Formula 1, a sport theoretically mixed but in practice 100% male, will launch a competition reserved for female drivers from 2023, called “F1 Academy” and integrated into the pyramid of levels leading to the elite of motor sport.
“The series will consist of five teams led by current F2 and F3 teams, each entering three cars to form a grid of 15 single-seaters,” said F1 in a statement Friday on the sidelines of the Abu Dhabi Grand Prix, last of the season.
The competition will aim to lead these women to the Formula 3 championship, the gateway to the highest level.
Seven weekends of three races will be on the program for the first season, for a total of 21 races for which the calendar has not yet been published.
Since the start of the world championship in 1950, only two women have started in a Grand Prix, Maria Teresa de Filippis in 1958 and Lella Lombardi in 1975 and 1976.
In need of diversity, F1 aims with this new competition to “maximize the opportunity and the potential of young female drivers to reach the highest level” by providing them with “the necessary experience before racing in F3 and joining the pyramid of Formula 1”.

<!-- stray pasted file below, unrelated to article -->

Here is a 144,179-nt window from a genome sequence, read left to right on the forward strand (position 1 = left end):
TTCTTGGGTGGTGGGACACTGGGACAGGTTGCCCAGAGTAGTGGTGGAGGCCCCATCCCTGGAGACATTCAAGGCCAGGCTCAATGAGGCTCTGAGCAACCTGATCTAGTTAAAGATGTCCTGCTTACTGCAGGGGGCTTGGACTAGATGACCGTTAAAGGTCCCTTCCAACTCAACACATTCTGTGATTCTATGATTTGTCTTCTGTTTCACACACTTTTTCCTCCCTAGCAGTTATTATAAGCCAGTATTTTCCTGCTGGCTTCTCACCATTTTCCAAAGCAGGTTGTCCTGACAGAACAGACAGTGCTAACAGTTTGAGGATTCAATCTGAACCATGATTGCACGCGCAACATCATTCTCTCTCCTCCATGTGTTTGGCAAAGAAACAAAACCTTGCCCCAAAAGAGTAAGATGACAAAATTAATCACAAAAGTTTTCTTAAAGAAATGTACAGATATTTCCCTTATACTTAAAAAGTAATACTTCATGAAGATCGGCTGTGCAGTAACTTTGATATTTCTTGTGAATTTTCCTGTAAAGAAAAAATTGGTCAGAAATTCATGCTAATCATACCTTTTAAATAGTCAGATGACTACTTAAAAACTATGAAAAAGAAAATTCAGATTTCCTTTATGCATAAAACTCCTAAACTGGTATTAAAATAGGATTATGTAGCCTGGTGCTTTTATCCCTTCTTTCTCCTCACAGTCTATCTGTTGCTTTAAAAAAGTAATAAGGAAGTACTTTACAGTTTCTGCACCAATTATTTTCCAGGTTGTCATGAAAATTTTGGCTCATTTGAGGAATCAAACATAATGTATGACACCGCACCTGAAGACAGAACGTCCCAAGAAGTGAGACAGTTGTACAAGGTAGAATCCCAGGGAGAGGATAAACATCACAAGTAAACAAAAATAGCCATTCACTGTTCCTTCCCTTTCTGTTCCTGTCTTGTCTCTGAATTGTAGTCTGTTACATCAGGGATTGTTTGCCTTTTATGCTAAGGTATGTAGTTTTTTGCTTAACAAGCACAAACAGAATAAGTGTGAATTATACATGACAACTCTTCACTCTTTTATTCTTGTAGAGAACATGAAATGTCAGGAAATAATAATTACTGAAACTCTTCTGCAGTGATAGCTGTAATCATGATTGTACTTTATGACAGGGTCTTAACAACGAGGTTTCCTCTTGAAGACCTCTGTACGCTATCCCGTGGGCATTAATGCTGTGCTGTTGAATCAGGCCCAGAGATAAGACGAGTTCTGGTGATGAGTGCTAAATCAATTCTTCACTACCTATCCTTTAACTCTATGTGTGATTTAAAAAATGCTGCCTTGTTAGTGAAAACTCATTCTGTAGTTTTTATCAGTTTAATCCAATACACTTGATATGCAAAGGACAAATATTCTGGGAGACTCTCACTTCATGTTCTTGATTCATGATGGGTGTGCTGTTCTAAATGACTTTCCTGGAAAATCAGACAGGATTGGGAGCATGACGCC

The F1 Academy will be organized in addition to the 100% female single-seater championship of the W Series. Organized since 2019, it lives a complicated existence, canceled in 2020 due to a pandemic and whose 2022 season did not end due to lack of sufficient funding.
At the technical level, the single-seaters will have the Italian accent with a common chassis supplied by Tatuus and a 165 horsepower engine supplied by Autotecnica.
To offer more chances to young women to access F1, the teams have also started to move. Ferrari notably welcomed in 2021 the first young woman in its prestigious academy, the Dutch-Belgian Maya Weug, joined in 2022 by the Spaniard Laura Camps Torras.
Alpine has also launched a program this season to recruit teenage girls in karting with the aim of bringing at least one to F1.